Some of my favorite operas are Verdi's Otello, Tchaikovsky's Pique Dame, Strauss's Elektra, Salome, and Die Frau Ohne Schatten.




11817141 10153149157133335 2669602942254783160 nAmanda Williams

Props Master


This is Amanda's first summer as props master(mind) for Chautauqua Opera. We asked her a few questions:

Q: What does a typical day at the “office” look like for you?

AW: No days are "typical". Sometimes I'm out shopping for a prop or driving to every thrift store in a 50 mile radius trying to find some sort of pewter pitcher or a very specific set of chairs a director and a designer have their heart set on. Sometimes I'm making a bloody warrior head. Sometimes I'm scouring the internet for foliage or goblets. That's one of the reasons why I love doing props - my days are never dull. I've yet to find a theatre or opera company that gives me a routine schedule.

Photo by Sarah Cohn

Q: What do you love about opera?

I love the grand scale of show we put on, and I'm constantly in awe of the powerful voices of the performers in the shows I prop. I primarily work in theatre during the rest of the year, so it's interesting to build up to this grand spectacle that only has one or two performances, and to get the vast quantities of props required for the various roles the chorus plays. God bless the chorus members for being able to flit between 3-4 roles in any given show.

It's also interesting because some of the things we do in opera make absolutely no sense for a theatre show; the theatre I work at during August-May has a very small, intimate stage. I am usually having to really polish the fine details of each prop for peak realism. In opera, we won't see those fine details because the closest audience member is still usually 30-40 feet away from the stage, and those details just don't read once you get up into the balcony. So we exaggerate, create items that have high contrast, or sometimes (in the case of the skulls for Macbeth) we add glitter. It's fun to get to do that.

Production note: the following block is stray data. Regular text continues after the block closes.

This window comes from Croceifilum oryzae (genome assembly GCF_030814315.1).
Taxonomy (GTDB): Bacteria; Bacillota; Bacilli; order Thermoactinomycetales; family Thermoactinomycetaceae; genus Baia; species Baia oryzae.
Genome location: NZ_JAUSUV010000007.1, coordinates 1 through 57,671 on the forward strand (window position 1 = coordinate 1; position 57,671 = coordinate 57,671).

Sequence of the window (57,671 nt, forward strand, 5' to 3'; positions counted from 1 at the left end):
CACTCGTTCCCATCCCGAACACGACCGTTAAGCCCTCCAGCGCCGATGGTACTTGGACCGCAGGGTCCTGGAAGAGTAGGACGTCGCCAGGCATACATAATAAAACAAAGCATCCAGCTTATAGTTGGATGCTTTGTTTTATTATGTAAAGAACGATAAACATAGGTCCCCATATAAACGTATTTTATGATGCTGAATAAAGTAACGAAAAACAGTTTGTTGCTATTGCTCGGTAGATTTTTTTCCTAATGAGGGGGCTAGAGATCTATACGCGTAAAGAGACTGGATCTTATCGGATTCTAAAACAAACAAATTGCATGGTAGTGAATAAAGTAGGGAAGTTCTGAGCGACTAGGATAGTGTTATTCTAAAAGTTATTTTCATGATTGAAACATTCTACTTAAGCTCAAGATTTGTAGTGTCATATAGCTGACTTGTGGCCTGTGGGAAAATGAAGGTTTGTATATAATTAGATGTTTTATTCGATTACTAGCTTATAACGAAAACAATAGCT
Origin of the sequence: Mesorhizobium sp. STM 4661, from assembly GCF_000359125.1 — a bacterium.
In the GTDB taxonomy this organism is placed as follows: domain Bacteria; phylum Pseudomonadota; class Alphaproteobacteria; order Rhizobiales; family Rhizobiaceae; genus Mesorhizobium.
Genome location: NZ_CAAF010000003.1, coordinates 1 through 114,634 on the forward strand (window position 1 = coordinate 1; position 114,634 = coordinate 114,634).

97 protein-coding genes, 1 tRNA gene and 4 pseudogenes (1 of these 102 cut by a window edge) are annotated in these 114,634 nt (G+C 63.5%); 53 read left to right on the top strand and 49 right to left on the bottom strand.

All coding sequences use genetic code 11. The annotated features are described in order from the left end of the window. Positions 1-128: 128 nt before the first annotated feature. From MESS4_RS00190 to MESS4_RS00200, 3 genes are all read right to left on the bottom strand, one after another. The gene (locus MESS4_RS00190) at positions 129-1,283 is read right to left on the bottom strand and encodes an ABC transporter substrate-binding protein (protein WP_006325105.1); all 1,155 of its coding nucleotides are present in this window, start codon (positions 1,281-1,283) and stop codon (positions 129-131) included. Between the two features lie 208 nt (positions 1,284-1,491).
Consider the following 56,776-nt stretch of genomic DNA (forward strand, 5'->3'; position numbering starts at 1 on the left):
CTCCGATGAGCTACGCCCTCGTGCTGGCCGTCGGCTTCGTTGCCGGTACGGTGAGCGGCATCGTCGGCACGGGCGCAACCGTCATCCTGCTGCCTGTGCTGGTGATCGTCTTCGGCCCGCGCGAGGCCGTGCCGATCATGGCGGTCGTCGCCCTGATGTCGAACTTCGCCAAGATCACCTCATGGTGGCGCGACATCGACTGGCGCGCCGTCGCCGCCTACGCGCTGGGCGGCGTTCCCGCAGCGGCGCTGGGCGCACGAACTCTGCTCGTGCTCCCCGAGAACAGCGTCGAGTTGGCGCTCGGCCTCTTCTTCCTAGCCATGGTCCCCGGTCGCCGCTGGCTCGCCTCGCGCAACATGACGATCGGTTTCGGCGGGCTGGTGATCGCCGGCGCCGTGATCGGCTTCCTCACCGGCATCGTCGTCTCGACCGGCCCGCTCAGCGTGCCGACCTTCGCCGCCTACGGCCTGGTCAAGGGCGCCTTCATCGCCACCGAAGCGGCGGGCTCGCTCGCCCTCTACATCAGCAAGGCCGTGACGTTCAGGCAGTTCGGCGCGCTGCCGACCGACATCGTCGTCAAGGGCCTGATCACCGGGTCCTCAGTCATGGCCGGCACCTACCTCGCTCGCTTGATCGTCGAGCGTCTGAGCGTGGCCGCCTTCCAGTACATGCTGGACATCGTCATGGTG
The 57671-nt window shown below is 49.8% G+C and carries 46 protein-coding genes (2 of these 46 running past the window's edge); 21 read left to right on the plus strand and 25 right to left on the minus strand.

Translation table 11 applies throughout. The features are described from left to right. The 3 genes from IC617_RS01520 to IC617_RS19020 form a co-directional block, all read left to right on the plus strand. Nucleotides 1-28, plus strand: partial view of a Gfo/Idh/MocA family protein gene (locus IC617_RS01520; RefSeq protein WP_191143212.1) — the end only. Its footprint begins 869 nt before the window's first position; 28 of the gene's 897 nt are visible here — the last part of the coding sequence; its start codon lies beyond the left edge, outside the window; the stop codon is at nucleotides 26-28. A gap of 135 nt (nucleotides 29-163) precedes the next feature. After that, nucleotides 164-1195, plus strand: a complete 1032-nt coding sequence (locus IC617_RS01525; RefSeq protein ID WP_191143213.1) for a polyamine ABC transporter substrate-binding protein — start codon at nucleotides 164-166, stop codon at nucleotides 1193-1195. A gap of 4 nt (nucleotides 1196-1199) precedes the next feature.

"Supers" (Supernumeraries) are people of all ages who volunteer their time and act as "extras" in Chautauqua Opera productions. Volunteers may perform as waiters, guards, townsfolk, etc. according to the production's needs.

We look for enthusiastic and dependable people of all ages and types. Chautauqua Opera provides opportunities for community members to work with international singers.

If a need for Supers in the 2017 season arises, it will be announced at a later date.

Children's Chorus

For children who sing, the Chautauqua Opera often offers the opportunity to perform throughout the summer season. Under the supervision of Music Administrator/ Chorus Master, Carol Rausch, the children's chorus is exposed to a rich and varied musical experience as well as an authentic theatre environment. The children's chorus will work with directors, singers, actors and musicians. As a result of all these contacts, they can learn teamwork and responsibility as well as respect for their own talents and those of their fellow performers. Many have gone on to further their drama and musical experience; all have deepened their appreciation of the performing arts.

If a need for children in the 2017 season arises, it will be announced at a later date.